acceptance or rejection of its surroundings following translocation (Cook
2004, Field et al. 2007, Rittenhouse et al. 2007). Movements of translocated
turtles are often longer and more frequent than that of resident turtles
(Hester et al. 2008, Rittenhouse et al. 2007), and individuals may disperse
from the release site before establishing home ranges (Berry 1986). I also
report data on overwintering duration and the growth of individuals during
the monitoring period. This information is intended to build upon a body of
literature that may be used by future conservation biologists whose efforts
are intended to establish stable, self-sustaining populations (Griffith et al.
1989) of M. temminckii.
My study sites were near Shreveport, LA, and included Cross Lake
(approximately bounded geographically by 32.50° and 32.54°N, and
2010 V. Bogosian 713
93.78° and 93.97°W; 3400 ha) and an unnamed lake in the Red River
National Wildlife Refuge (RRNWR hereafter, approximately bounded
geographically by 32.44° and 32.45°N, and 93.66° and 93.68°W; 80 ha).
The RRNWR (translocation site) was a natural oxbow of the Red River.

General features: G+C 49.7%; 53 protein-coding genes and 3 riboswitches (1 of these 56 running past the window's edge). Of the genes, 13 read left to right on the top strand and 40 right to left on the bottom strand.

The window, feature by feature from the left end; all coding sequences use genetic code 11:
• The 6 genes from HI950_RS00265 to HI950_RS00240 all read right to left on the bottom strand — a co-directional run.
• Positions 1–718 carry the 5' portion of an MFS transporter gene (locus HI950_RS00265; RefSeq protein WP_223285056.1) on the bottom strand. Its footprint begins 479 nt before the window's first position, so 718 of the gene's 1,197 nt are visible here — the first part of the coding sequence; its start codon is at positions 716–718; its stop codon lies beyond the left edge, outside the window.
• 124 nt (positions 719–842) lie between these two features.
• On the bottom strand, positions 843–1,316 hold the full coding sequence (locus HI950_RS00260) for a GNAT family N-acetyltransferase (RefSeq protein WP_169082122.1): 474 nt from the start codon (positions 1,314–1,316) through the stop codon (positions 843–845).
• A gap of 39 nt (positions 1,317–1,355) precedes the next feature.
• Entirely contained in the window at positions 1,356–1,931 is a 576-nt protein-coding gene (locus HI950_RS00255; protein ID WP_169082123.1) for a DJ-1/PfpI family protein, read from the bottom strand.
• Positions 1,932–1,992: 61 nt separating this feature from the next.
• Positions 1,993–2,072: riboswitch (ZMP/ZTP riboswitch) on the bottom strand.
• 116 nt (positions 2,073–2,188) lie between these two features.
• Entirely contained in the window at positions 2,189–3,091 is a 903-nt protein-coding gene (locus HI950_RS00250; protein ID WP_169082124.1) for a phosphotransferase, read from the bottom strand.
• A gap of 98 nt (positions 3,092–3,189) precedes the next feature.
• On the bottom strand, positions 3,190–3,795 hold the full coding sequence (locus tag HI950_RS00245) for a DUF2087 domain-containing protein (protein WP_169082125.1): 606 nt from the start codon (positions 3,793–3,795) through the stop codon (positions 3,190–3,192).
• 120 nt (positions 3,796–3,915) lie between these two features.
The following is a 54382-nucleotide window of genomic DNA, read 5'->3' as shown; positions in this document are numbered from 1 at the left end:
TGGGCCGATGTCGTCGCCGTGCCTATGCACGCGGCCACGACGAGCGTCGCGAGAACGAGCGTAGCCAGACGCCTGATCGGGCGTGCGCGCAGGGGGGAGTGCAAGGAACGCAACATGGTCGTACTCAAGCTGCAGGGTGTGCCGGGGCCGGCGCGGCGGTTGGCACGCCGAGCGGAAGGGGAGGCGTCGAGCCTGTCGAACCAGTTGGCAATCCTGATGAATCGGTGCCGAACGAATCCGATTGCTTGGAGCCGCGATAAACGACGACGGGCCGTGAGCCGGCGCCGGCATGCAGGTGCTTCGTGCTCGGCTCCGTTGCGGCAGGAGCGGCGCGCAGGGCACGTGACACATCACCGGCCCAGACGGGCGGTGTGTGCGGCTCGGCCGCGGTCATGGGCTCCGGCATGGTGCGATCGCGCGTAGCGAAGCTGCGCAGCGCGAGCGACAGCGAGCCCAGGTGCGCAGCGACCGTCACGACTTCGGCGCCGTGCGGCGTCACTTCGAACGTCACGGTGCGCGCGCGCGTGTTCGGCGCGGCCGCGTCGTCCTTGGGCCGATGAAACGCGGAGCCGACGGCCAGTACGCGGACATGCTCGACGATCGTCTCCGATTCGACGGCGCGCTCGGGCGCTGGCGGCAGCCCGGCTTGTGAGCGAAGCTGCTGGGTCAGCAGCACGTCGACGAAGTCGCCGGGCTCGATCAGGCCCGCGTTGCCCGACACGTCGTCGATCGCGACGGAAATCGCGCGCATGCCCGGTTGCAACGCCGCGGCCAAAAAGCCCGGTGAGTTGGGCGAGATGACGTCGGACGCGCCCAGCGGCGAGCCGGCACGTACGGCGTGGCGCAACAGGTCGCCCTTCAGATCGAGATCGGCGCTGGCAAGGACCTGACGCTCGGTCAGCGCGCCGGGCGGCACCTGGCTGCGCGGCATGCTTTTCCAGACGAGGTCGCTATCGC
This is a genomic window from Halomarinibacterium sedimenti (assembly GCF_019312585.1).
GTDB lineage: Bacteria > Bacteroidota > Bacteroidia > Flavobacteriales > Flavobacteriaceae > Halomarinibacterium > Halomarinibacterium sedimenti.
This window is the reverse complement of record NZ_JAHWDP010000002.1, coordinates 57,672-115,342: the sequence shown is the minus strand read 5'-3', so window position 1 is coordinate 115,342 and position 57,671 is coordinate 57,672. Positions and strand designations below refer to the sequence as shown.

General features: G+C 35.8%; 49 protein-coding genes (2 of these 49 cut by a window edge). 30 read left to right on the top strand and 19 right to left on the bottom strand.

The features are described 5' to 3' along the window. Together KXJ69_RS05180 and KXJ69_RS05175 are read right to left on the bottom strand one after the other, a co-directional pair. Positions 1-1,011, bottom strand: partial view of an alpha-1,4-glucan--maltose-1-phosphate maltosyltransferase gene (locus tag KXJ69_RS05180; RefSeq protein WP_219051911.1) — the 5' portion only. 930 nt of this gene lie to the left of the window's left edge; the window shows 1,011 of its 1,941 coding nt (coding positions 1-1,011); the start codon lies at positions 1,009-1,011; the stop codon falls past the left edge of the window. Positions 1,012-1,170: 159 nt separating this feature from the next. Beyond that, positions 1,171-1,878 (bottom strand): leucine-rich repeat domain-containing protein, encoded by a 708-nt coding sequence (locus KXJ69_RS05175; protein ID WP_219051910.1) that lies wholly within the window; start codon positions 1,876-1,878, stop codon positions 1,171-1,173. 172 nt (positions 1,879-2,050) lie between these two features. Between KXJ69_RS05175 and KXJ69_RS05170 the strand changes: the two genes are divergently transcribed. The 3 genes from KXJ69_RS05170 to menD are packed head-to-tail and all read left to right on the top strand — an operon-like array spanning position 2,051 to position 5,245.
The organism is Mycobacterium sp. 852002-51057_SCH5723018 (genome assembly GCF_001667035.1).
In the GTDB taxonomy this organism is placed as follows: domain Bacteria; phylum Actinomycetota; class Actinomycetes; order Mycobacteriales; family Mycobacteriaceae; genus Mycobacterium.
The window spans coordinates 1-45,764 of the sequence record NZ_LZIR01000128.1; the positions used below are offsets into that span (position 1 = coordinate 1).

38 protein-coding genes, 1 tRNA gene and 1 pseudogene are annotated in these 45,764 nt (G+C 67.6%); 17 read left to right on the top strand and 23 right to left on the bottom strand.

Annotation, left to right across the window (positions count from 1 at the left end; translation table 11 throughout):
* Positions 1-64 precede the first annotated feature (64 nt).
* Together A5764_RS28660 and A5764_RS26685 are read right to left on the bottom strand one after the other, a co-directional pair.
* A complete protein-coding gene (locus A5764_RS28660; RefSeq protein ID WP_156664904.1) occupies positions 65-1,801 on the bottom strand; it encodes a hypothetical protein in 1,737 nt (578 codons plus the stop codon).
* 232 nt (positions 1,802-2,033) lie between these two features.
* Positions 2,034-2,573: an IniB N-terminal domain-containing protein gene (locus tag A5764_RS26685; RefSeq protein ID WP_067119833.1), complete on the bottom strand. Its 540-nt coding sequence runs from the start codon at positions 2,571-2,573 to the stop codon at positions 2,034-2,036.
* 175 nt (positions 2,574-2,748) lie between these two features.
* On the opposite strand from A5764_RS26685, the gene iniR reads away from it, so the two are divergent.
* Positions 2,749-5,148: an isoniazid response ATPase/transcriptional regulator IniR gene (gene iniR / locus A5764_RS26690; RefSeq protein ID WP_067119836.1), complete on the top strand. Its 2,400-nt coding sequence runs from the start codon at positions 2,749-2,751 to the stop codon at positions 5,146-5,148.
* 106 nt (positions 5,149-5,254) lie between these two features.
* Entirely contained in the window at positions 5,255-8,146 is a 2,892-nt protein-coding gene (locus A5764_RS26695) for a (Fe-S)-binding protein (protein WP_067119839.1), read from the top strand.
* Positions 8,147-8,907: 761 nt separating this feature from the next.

It contained dead flooded Salix spp. (willows) in the lake, was vegetated
by a mixture of willows and Quercus spp. (oaks) along the shoreline, and
had water depths of 0.5–6.0 m. Shallower portions of the RRNWR were
vegetated heavily by Nelumbo lutea Willd (American Lotus) and Ceratophyllum
demersum L. (Coontail), and experienced sporadic drying during
years with low rainfall. To facilitate recapturing translocated turtles at the
end of the study, I selected the translocation site due to its isolation from
dispersal routes and its lack of resident M. temminckii populations. Cross
Lake (resident site) is a similarly shallow (0.5–3.0 m range) impoundment
dammed on the eastern edge. The western half was dominated by
Taxodium distichum (L.) Rich. (Baldcypress)-Cephalanthus occidentalis
L. (Buttonbush) swamps, and both submergent (C. demersum) and
floating (Eichornia crassipes Mart. [Water Hyacinth]) vegetation were
common understory components. Although Cross Lake is much larger
and thus experiences less periodic drying than the RRNWR, it serves as a
municipal water source for Shreveport and typically experiences reduced
water levels in late summer and early autumn.
I trapped turtles during March–October 2005 using single-throated
hoop nets (0.9 m diameter, 2 m length, 2.5 cm mesh size; Memphis Net and
Twine, Memphis, TN). Traps were baited with frozen tilapia, Lepisosteus